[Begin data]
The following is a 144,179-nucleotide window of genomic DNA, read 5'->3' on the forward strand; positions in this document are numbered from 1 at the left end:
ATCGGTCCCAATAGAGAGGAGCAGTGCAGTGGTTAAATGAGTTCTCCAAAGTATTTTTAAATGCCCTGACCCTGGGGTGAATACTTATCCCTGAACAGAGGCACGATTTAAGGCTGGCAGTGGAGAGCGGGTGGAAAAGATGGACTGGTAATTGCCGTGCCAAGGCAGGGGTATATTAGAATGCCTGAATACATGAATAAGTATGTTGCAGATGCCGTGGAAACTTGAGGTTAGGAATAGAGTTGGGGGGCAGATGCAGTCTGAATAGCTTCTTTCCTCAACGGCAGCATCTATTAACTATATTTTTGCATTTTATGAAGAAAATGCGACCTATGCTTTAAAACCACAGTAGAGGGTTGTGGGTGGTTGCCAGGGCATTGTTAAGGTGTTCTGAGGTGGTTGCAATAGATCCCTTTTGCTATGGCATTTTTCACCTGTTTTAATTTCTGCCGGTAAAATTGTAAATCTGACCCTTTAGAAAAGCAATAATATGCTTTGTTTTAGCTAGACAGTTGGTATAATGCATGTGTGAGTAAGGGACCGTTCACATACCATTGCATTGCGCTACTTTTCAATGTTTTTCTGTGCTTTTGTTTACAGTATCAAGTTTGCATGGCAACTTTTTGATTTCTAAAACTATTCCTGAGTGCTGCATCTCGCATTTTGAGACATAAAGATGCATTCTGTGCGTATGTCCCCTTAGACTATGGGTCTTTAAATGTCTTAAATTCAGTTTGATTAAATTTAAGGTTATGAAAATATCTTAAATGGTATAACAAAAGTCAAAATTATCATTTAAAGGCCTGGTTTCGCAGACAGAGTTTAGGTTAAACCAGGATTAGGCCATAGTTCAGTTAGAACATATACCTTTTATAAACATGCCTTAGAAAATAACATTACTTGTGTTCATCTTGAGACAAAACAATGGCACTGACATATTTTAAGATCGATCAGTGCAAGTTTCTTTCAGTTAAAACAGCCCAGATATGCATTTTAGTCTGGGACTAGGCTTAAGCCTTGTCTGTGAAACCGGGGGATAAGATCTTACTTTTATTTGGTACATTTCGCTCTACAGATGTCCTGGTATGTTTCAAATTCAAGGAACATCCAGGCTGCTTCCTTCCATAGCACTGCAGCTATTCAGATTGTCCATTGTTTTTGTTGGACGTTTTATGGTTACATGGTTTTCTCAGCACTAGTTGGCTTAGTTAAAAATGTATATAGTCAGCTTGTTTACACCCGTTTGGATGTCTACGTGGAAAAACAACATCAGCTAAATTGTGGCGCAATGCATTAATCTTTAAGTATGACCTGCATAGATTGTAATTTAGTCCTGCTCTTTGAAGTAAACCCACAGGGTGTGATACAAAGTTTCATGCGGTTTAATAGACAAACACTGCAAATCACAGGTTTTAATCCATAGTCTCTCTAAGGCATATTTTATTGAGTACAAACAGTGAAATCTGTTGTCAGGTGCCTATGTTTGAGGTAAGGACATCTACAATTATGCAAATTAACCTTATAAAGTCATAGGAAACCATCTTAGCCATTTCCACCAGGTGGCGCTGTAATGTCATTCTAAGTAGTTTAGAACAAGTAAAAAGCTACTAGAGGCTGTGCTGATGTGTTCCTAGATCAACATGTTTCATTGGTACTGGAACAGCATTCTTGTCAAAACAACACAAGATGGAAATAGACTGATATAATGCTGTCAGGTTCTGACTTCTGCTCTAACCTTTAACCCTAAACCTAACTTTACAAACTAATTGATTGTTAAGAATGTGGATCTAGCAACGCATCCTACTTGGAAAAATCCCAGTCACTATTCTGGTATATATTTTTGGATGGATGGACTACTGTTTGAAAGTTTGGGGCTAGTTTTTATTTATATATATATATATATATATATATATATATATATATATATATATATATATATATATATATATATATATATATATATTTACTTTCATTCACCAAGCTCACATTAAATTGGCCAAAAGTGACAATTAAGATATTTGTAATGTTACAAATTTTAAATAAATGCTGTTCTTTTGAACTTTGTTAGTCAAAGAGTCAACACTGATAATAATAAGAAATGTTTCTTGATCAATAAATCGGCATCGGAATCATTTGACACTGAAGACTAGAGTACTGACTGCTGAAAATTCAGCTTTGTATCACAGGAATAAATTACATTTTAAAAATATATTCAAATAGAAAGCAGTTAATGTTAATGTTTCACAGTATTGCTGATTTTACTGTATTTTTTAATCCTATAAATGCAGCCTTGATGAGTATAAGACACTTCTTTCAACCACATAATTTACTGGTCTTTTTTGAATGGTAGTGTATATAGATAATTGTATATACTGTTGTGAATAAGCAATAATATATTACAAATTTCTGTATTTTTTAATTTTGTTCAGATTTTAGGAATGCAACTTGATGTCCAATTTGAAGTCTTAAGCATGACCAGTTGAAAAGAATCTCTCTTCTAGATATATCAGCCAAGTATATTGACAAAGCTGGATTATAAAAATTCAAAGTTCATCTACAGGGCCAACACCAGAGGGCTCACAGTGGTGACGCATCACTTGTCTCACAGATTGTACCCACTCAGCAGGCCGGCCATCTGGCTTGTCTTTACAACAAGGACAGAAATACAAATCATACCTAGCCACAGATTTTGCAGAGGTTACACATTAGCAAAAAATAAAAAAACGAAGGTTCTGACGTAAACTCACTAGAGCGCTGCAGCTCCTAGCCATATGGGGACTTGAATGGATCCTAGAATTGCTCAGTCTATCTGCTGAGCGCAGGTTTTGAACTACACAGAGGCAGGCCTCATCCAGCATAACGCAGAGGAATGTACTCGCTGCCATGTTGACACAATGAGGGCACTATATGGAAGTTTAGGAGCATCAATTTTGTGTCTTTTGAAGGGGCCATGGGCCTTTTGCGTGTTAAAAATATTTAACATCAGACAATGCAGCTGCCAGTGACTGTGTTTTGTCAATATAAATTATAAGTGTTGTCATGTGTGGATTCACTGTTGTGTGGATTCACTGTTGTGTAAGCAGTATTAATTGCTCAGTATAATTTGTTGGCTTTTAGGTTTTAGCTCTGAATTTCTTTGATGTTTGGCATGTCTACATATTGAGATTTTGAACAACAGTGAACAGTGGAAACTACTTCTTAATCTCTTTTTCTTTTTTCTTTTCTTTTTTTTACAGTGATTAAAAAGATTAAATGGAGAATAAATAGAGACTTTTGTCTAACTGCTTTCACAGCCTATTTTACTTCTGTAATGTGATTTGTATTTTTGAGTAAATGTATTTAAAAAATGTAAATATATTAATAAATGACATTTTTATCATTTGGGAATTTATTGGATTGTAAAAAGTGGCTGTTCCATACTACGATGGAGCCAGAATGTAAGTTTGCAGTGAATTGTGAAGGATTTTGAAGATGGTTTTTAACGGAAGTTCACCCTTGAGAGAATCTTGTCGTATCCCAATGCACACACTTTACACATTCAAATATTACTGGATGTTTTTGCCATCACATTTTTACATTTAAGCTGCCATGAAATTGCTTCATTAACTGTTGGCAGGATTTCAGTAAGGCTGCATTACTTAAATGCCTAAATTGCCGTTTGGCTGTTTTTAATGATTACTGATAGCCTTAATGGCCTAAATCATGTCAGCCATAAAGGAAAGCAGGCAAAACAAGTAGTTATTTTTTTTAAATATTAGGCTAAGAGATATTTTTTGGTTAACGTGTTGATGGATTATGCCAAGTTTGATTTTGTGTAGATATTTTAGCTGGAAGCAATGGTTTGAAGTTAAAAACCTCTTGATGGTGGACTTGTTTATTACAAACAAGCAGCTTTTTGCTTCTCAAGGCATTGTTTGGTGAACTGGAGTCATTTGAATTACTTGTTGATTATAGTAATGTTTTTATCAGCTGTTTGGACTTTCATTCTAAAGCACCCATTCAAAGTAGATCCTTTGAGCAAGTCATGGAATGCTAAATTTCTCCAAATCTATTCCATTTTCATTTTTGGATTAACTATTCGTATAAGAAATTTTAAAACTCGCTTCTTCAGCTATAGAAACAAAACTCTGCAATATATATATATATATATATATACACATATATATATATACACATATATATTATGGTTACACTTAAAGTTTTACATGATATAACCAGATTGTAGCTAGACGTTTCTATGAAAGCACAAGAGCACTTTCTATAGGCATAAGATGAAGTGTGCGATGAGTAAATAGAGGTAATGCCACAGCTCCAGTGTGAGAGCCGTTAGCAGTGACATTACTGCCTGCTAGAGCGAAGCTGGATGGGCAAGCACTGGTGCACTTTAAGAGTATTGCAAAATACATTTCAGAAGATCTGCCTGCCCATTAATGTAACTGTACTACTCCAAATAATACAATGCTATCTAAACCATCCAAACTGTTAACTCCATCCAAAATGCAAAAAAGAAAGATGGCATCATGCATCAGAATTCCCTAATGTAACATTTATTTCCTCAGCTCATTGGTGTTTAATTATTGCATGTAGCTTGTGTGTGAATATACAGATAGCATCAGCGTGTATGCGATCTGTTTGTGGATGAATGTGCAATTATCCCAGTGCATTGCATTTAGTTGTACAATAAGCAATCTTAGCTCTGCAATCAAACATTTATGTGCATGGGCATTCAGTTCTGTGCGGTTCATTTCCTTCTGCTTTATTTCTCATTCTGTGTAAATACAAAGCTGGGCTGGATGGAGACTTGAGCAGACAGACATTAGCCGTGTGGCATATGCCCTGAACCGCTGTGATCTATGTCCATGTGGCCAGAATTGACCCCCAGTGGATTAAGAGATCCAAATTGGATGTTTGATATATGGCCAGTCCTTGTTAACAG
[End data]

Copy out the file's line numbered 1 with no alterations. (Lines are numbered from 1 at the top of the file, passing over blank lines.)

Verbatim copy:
The following is a 144,179-nucleotide window of genomic DNA, read 5'->3' on the forward strand; positions in this document are numbered from 1 at the left end: